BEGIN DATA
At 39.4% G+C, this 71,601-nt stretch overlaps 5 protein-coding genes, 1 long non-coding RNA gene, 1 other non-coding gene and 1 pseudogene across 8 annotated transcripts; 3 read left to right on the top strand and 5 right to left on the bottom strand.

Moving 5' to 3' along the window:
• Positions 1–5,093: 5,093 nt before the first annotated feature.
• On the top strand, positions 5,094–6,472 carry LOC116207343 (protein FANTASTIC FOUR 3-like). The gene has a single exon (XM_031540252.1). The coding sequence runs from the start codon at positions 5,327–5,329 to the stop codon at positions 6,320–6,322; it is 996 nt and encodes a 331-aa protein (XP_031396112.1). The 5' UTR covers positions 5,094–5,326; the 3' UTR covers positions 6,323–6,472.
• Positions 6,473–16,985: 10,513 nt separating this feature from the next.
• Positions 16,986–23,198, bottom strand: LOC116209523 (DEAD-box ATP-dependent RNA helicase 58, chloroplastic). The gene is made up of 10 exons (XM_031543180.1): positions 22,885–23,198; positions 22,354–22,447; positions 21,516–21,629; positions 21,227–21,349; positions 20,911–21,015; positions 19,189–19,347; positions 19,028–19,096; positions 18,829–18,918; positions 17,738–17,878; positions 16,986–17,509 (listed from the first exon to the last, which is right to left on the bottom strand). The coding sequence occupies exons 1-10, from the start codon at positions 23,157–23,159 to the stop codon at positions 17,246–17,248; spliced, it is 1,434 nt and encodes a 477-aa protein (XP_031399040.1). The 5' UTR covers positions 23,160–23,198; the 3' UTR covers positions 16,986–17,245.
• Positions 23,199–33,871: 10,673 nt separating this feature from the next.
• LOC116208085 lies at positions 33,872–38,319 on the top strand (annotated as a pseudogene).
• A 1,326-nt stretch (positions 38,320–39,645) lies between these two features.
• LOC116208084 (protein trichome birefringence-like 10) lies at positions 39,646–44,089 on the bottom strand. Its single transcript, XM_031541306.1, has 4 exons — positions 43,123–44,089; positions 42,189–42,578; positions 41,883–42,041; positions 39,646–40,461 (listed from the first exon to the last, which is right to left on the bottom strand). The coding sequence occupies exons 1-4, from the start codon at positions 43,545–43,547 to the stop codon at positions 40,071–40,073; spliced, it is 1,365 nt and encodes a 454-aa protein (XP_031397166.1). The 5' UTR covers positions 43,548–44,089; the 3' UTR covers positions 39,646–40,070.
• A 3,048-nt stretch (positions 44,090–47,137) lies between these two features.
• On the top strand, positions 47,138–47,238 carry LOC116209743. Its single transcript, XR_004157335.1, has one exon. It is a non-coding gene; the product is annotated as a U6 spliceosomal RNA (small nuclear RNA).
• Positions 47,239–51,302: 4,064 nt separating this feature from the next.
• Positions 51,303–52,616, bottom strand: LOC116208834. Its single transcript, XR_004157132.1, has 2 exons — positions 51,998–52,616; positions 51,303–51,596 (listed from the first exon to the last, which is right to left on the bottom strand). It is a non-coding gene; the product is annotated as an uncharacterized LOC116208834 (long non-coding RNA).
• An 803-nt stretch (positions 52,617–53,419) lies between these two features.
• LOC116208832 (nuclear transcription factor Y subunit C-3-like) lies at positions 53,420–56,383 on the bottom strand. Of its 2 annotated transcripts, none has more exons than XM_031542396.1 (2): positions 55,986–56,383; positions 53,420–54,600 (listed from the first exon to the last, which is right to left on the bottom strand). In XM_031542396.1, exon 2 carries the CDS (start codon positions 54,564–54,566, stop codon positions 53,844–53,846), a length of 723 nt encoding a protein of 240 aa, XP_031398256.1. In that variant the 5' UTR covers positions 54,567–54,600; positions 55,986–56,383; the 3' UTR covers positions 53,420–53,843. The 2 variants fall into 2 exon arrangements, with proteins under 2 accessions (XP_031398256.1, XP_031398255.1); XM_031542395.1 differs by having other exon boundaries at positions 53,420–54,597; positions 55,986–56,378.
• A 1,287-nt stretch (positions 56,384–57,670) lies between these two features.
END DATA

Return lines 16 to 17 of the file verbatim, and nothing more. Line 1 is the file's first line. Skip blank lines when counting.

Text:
• LOC116208832 (nuclear transcription factor Y subunit C-3-like) lies at positions 53,420–56,383 on the bottom strand. Of its 2 annotated transcripts, none has more exons than XM_031542396.1 (2): positions 55,986–56,383; positions 53,420–54,600 (listed from the first exon to the last, which is right to left on the bottom strand). In XM_031542396.1, exon 2 carries the CDS (start codon positions 54,564–54,566, stop codon positions 53,844–53,846), a length of 723 nt encoding a protein of 240 aa, XP_031398256.1. In that variant the 5' UTR covers positions 54,567–54,600; positions 55,986–56,383; the 3' UTR covers positions 53,420–53,843. The 2 variants fall into 2 exon arrangements, with proteins under 2 accessions (XP_031398256.1, XP_031398255.1); XM_031542395.1 differs by having other exon boundaries at positions 53,420–54,597; positions 55,986–56,378.
• A 1,287-nt stretch (positions 56,384–57,670) lies between these two features.